Sep 4, 2019

Database leaked 419 million phone numbers scraped from Facebook

Photo: Avishek Das/SOPA Images/LightRocket via Getty Images

A database of more than 419 million phone numbers taken from Facebook public profiles was accessible on the internet without any security, though it is now removed, reports TechCrunch.

The big picture: The database appears to have been compiled by an unknown group, taking advantage of users that kept their phone numbers in public profiles. Facebook stopped including phone numbers in public profiles last year.

Details: Researcher Sanyam Jain discovered the database and worked with TechCrunch to find a responsible party to secure the information from public view. While the database's owner could not be determined, the web host took the data down.

  • The database included 133 million Facebook users based in the U.S.
  • Though the collection of data had to have been compiled before Facebook removed phone numbers from profiles, TechCrunch found that the phone numbers still worked.

Why it matters: There's no evidence the document was discovered by a malicious party before the data was scrubbed from the web. But a massive list of phone numbers would make several forms of mischief easier.

  • That might include spam phone calls or hackers leveraging the numbers to take over accounts using a technique known as SIM swapping.

Go deeper... Report: Facebook ties names to authentication phone numbers

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Facebook's dating service finally hooks up with Instagram

Photo: Facebook

Facebook debuted Facebook Dating in the U.S. on Thursday after offering it for less than a year in some other countries. The company is also finally integrating the dating service with Instagram.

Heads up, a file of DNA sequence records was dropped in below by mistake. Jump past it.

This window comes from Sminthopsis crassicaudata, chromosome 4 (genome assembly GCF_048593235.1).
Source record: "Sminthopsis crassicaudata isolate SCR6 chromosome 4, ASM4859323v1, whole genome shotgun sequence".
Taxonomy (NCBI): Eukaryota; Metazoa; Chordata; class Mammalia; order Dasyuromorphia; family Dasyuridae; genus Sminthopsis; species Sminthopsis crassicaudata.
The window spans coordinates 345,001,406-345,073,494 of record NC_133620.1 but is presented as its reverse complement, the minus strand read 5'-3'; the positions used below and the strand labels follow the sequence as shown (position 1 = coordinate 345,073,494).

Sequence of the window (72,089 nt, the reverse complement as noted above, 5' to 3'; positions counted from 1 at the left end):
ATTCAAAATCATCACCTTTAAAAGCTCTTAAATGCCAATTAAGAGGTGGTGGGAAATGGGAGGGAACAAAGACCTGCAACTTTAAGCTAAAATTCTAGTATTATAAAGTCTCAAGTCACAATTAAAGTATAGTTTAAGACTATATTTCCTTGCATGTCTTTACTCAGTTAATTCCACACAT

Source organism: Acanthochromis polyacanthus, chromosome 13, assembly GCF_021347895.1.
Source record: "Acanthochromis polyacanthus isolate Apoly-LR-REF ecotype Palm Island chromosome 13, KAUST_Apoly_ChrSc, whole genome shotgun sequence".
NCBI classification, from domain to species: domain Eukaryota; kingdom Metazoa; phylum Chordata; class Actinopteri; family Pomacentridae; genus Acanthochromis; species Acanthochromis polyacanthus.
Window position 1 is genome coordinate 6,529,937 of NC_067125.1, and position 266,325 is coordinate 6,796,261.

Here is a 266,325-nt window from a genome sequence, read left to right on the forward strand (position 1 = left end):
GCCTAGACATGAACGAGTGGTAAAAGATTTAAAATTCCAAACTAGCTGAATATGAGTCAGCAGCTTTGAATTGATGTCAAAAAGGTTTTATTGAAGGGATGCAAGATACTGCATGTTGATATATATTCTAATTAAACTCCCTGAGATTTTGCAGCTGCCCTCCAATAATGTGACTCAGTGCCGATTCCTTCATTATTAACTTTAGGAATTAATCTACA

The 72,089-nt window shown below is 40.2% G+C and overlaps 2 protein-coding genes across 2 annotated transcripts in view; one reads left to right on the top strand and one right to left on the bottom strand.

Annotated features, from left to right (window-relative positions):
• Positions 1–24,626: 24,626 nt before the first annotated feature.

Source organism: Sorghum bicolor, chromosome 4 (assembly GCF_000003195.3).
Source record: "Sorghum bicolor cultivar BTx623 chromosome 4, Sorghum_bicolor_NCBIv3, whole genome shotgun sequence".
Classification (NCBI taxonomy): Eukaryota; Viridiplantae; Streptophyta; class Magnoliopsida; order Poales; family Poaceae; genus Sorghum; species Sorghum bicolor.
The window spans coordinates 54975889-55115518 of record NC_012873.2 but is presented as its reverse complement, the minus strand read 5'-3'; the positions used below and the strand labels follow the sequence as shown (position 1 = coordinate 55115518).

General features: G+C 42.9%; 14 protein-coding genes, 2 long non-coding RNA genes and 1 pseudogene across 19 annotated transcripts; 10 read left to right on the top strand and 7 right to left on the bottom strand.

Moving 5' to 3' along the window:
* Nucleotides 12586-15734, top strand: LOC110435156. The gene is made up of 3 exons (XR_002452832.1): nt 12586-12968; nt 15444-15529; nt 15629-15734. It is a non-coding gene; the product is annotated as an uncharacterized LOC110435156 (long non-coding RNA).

Why it matters: Facebook has 2.4 billion users around the world and is hoping a dating service will keep them around longer.

Go deeperArrowSep 5, 2019

Facebook suspends "tens of thousands" of apps amid developer probe

Photo: Denis Charlet/AFP/Getty Images

Facebook announced Friday that it suspended "tens of thousands" of apps following a lengthy investigation into the third-party developers that share data with the tech giant.

Why it matters: The company is facing immense regulatory pressure over its privacy practices and data dominance. In particular, the Massachusetts attorney general's office has reportedly been working to unseal documents related to the app investigation.

Go deeperArrowSep 20, 2019

Facebook unveils charter for its global content oversight board

Illustration: Aïda Amer/Axios

Facebook is putting flesh on its plan to create an independent content moderation review board with the release Tuesday of a final charter for the body.

Why it matters: As controversies over hate speech, misinformation and privacy multiply, CEO Mark Zuckerberg has poured energy and resources into the plan for a "Facebook Supreme Court." The company hopes the oversight board will help it better navigate its quasi-national role — and deliver more consistent decisions about what kinds of expression are acceptable on its platform.

Go deeperArrowSep 17, 2019